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New cholesterol guidelines

by bohm2
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bohm2
#1
Nov15-13, 04:48 PM
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Just looking at the new guidelines, it seems that prescriptions for statins are going to increase above the already very high level:
The new guideline recommends moderate- or high-intensity statin therapy for these four groups:

•Patients who have cardiovascular disease;
•Patients with an LDL, or "bad" cholesterol level of 190 mg/dL or higher;
•Patients with Type 2 diabetes who are between 40 and 75 years of age; and
•Patients with an estimated 10-year risk of cardiovascular disease of 7.5 percent or higher who are between 40 and 75 years of age (the report provides formulas for calculating 10-year risk).
New Guideline for Management of Blood Cholesterol: Focuses On Lifestyle, Statin Therapy for Patients Who Most Benefit
http://www.sciencedaily.com/releases...1112163210.htm
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bohm2
#2
Nov21-13, 02:52 PM
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A criticism of the calculator to estimate 10-year risk of cardiovascular disease: http://my.americanheart.org/professi...ubHomePage.jsp has just been published in Lancet by Drs. Ricker and Cook:
The new ACC/AHA risk prediction algorithm systematically overestimated observed risks by 75-150%, roughly doubling the actual observed risk.
Statins: new American guidelines for prevention of cardiovascular disease
http://www.thelancet.com/journals/la...388-0/fulltext
paulmarin
#3
Nov27-13, 04:04 AM
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The big change seems to have come from the Cholesterol Treatment Trialists (CTT) study published in The Lancet last year. The issue with this study is the denominator – they looked at the effect on cardiovascular risk per unit LDL reduction. The risk of using this denominator is that there’s no way to calculate an NNT for statins – they potentially excluded those that are on a statin with minimal LDL reduction, but included those on a statin that may have lowered their LDL thru other means.

SW VandeCarr
#4
Nov27-13, 10:36 AM
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New cholesterol guidelines

Quote Quote by paulmarin View Post
The big change seems to have come from the Cholesterol Treatment Trialists (CTT) study published in The Lancet last year. The issue with this study is the denominator – they looked at the effect on cardiovascular risk per unit LDL reduction. The risk of using this denominator is that there’s no way to calculate an NNT for statins – they potentially excluded those that are on a statin with minimal LDL reduction, but included those on a statin that may have lowered their LDL thru other means.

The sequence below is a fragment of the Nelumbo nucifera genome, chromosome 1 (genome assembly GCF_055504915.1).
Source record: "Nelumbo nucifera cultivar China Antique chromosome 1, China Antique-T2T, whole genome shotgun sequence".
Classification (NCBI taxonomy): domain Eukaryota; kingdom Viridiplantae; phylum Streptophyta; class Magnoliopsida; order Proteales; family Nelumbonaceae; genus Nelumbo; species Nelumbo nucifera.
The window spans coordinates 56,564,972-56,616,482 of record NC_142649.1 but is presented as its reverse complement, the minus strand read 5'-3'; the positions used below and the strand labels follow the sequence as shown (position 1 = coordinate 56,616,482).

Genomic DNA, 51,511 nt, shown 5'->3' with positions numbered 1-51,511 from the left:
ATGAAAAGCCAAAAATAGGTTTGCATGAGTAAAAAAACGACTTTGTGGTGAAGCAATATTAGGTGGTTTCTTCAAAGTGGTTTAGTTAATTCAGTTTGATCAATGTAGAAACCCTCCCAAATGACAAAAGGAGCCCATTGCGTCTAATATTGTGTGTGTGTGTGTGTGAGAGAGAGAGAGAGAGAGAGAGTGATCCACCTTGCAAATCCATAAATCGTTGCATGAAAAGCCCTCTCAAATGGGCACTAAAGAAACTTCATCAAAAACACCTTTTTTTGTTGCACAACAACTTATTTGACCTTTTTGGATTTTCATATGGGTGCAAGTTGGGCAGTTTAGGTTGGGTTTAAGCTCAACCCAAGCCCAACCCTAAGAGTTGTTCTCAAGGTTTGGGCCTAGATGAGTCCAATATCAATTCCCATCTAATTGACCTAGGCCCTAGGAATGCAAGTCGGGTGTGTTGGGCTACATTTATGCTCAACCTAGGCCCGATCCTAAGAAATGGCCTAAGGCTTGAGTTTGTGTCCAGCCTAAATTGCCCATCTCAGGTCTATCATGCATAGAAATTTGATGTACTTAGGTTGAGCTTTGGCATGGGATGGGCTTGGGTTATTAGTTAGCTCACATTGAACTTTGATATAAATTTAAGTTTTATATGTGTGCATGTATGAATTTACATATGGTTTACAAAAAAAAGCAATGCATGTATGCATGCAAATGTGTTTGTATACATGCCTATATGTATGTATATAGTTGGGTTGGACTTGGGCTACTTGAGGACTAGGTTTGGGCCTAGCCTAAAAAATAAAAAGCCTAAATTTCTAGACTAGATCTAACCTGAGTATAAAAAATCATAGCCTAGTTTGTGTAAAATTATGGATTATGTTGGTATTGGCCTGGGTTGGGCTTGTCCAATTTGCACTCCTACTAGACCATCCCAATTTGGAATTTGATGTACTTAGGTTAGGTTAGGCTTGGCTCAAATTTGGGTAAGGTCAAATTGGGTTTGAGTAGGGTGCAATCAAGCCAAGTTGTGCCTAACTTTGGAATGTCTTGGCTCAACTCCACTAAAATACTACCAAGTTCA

Could you please provide a link for these assertions. The Lancet article was regarding a meta-analysis of 27 trials which showed actual reductions for cardiovascular events. More importantly, it showed equivalent reductions in both low risk and high risk categories. I saw no data on "number needed to treat" (NNT) but it could be inferred from the consistency of risk reduction across low to high risk categories. The reduction in LDL-C was another analysis.

I would be interested in any critique of these findings. The issue would be with the meta-analysis rather than the trials themselves since there are still some issues with the methodology of meta-analysis. I look forward to your link. The reduction of LDL-C is well established for statins as a class.

http://www.ncbi.nlm.nih.gov/pubmed/22607822
bohm2
#5
Nov27-13, 01:33 PM
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I think the problem here is confounding factors. There are other cholesterol medications like Ezetimibe (Ezetrol) that reduce LDL (whether as monotherapy or in combination with a statin) but have no effect on overall or cardiovascular mortality. For example, have a look at the Enhance trial.

Simvastatin with or without Ezetimibe in Familial Hypercholesterolemia
http://www.nejm.org/doi/full/10.1056/NEJMoa0800742

In fact, there was a slight increase (not significant) in cardiovascular events and plaque formation (as measured by carotid artery intima-media thickness) when Ezetrol was combined with a statin despite a statistically greater reduction in LDL. To me, this implies that it may not be only the LDL reductions that give statins the benefits. It may the result of anti-inflammatory properties, etc. (as also acknowledged by the authors). So, on the one hand, I like the fact that there isn't this obsession achieving LDL targets, but at the same time I think the risk calculator is a problem. You can play around with it and some have and here's an interesting finding one physician noted: